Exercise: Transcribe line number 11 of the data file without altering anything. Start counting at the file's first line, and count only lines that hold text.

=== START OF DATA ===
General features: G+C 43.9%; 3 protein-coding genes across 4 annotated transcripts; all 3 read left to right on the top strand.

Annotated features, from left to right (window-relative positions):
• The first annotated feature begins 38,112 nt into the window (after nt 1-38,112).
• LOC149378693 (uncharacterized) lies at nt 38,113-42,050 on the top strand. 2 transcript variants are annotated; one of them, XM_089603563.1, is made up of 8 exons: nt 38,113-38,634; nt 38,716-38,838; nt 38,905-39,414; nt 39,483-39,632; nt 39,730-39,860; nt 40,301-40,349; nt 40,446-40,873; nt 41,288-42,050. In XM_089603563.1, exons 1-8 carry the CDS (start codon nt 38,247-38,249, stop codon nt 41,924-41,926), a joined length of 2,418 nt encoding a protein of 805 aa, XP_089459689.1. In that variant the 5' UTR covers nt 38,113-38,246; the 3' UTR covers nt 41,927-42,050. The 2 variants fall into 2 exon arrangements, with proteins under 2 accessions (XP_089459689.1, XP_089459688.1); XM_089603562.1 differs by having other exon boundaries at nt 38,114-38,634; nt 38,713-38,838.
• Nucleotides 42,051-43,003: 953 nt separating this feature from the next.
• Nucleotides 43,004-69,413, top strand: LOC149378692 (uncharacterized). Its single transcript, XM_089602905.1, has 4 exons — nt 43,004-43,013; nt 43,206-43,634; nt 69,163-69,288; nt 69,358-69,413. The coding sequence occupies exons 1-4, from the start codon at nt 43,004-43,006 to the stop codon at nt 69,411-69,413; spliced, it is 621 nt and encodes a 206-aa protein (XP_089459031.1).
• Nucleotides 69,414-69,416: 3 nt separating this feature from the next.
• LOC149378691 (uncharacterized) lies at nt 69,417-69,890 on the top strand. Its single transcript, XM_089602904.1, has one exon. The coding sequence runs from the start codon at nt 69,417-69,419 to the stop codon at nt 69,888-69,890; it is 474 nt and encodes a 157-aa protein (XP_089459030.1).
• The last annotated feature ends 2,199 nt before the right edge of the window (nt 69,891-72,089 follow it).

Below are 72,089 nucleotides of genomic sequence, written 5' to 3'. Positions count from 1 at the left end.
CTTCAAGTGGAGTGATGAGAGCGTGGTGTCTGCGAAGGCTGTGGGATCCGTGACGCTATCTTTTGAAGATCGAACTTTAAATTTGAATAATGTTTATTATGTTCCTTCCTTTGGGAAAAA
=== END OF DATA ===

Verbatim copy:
CTTCAAGTGGAGTGATGAGAGCGTGGTGTCTGCGAAGGCTGTGGGATCCGTGACGCTATCTTTTGAAGATCGAACTTTAAATTTGAATAATGTTTATTATGTTCCTTCCTTTGGGAAAAA